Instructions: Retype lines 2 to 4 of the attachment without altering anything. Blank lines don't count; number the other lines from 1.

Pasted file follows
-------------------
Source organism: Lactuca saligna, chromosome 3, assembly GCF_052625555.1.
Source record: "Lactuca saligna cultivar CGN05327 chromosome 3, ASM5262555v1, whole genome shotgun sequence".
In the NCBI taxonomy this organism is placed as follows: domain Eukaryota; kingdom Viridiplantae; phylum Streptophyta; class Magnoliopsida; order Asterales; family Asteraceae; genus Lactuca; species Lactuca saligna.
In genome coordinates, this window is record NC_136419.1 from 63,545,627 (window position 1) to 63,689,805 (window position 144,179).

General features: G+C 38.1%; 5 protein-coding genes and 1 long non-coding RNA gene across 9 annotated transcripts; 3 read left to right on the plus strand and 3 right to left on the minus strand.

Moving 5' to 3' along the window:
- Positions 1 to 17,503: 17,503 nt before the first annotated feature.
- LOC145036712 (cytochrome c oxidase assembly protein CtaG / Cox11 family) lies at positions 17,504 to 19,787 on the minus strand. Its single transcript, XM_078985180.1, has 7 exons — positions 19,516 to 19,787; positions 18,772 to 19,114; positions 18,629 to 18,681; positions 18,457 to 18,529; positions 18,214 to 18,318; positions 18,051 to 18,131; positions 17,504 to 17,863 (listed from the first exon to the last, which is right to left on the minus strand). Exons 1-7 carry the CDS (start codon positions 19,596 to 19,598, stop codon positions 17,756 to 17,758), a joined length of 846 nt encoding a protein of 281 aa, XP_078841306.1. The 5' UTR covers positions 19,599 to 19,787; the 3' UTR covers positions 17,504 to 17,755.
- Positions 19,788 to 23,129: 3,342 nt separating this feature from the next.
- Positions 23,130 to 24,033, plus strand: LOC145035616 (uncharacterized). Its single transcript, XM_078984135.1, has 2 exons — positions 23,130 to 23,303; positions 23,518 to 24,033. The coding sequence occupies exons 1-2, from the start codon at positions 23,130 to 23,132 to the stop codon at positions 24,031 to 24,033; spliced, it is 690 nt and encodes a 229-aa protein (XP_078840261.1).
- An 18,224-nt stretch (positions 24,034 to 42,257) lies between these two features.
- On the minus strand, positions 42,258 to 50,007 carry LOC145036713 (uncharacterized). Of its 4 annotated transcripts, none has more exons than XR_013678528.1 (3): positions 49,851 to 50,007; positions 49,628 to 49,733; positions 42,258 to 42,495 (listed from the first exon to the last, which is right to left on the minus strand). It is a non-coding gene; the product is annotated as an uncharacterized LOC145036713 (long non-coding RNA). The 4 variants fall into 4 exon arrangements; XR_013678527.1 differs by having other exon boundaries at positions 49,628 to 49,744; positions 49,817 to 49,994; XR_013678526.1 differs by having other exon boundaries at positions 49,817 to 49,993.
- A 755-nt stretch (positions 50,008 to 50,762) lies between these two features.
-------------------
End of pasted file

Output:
Source record: "Lactuca saligna cultivar CGN05327 chromosome 3, ASM5262555v1, whole genome shotgun sequence".
In the NCBI taxonomy this organism is placed as follows: domain Eukaryota; kingdom Viridiplantae; phylum Streptophyta; class Magnoliopsida; order Asterales; family Asteraceae; genus Lactuca; species Lactuca saligna.
In genome coordinates, this window is record NC_136419.1 from 63,545,627 (window position 1) to 63,689,805 (window position 144,179).